Scaling Cascades in Complex Systems

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German Research Foundation Extends Funding for Collaborative Research Center at Freie Universität Berlin

The collaborative research center CRC 1114: Scaling Cascades in Complex Systems based at Freie Universität Berlin has received a funding extension of four years. The news was recently announced by the German Research Foundation in Bonn. This funding will allow the participating scientists from meteorology, geology, biochemistry, mathematics, and physics to continue their work on modeling and simulation technologies for predicting earthquakes and high precipitation, for example. The joint speakers for the collaborative research center are Dr. Marita Thomas from the Weierstrass Institute for Applied Analysis and Stochastics and Dr. Frank Noé, professor of Artificial Intelligence for the Sciences at Freie Universität Berlin. Participating institutions include the University of Potsdam, Weierstrass Institute for Applied Analysis and Stochastics, German Research Center for Geosciences, Zuse Institute Berlin, Brandenburg University of Technology Cottbus-Senftenberg, and Friedrich-Alexander-Universität Erlangen-Nürnberg.

Two collaborative research centers in which Freie Universität Berlin is involved were also granted funding extensions: "Mechanisms and Disturbances in Memory Consolidation: From Synapses to Systems" based at Humboldt-Universität zu Berlin and "Matrix in Vision" at Charité - Universitätsmedizin, the joint medical faculty of Freie Universität Berlin and Humboldt-Universität.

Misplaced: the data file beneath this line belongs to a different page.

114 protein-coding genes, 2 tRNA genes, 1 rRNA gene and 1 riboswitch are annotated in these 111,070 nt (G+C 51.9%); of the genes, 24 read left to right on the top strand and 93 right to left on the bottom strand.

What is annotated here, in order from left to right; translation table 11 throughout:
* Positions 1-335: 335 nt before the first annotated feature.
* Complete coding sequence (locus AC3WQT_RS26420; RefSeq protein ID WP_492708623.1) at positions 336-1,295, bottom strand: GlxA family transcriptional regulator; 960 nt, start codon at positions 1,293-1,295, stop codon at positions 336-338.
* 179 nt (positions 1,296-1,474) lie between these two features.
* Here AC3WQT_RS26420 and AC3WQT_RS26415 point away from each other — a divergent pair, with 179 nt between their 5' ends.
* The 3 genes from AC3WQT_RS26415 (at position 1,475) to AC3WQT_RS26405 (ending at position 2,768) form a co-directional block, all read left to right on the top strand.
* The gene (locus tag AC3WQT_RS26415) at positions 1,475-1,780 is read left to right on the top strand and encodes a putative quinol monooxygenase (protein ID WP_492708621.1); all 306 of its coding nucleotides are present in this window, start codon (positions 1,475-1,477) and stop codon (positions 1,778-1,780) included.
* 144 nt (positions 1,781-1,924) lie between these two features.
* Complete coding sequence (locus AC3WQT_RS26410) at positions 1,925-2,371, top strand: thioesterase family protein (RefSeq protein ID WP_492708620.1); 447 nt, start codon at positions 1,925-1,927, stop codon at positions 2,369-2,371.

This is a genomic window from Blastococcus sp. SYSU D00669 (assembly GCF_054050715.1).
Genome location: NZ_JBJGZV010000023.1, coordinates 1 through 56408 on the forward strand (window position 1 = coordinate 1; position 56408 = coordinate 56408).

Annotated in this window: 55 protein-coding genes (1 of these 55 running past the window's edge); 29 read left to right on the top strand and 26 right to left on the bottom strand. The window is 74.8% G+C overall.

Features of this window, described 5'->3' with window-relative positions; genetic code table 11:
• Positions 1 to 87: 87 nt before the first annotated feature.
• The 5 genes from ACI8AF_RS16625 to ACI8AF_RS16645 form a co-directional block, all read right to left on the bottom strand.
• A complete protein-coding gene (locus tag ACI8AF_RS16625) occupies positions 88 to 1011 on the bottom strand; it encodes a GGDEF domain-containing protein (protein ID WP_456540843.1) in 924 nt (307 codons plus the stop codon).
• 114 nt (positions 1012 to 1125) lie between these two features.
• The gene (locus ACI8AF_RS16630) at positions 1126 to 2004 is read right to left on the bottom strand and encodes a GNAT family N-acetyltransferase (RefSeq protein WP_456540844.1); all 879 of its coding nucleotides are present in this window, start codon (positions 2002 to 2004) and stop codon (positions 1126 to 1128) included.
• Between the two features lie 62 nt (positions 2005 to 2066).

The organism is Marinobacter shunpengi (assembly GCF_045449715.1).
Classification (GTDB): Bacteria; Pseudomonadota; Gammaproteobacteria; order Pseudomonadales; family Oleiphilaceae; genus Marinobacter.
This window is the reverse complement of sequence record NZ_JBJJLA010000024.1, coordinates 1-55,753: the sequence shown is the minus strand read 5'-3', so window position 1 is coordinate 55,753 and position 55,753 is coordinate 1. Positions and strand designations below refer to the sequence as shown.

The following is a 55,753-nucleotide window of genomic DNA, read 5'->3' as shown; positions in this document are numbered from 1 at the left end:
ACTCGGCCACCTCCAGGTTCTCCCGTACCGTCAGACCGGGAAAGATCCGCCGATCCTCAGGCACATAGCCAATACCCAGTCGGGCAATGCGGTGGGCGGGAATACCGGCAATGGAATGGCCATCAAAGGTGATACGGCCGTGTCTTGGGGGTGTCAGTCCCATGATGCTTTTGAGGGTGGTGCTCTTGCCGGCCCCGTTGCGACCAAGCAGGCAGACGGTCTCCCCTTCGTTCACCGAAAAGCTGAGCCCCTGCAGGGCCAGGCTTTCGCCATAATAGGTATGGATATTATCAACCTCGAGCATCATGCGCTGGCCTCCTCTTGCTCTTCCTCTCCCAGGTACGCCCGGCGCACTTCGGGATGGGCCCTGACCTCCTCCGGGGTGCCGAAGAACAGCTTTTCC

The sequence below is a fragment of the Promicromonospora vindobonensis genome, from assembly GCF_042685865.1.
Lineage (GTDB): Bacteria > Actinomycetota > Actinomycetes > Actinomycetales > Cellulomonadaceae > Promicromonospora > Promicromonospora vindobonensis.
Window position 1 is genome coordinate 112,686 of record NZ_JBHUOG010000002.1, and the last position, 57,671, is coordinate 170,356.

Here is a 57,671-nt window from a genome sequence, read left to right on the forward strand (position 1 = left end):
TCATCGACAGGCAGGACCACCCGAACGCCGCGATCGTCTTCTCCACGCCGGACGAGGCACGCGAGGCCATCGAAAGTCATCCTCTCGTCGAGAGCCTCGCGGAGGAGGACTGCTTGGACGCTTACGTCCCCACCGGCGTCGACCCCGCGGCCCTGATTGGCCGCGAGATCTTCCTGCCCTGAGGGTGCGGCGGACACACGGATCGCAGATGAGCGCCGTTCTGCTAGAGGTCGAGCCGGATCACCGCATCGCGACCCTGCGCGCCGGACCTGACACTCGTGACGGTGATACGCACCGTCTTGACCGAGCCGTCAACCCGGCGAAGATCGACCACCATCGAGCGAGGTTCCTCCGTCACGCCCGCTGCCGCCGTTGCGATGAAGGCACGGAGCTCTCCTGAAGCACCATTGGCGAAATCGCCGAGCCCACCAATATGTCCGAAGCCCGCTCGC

Complex systems with scaling cascades are fundamental to a variety of scientific systems. These processes feature two or more characteristic scales. Their smallest and largest scales are widely separated, and much of their scale range participates in the process interactions. These processes are also often too complex to be replicated in lab experiments, but there is hope that they can be understood through high-performance computational simulations. Such simulations remain challenging, however, due to the presence of large numbers of degrees of freedom and important interactions of the smallest, largest, and intermediate scales. The main challenge for this collaborative research center thus lies in the development of modeling techniques that allow for a controlled distribution of available computational degrees of freedom over the pertinent scale hierarchies such that each scale and subprocess is represented adequately with respect to calculating the goals of the respective simulation.

Collaborative research centers allow researchers to tackle innovative, challenging and long-term research projects according to the guidelines of the German Research Foundation and should enable the advancement of priority research areas as well as structural development at the participating institutions. Supporting early-career researchers and promoting gender equity among researchers also plays an essential role in this regard.

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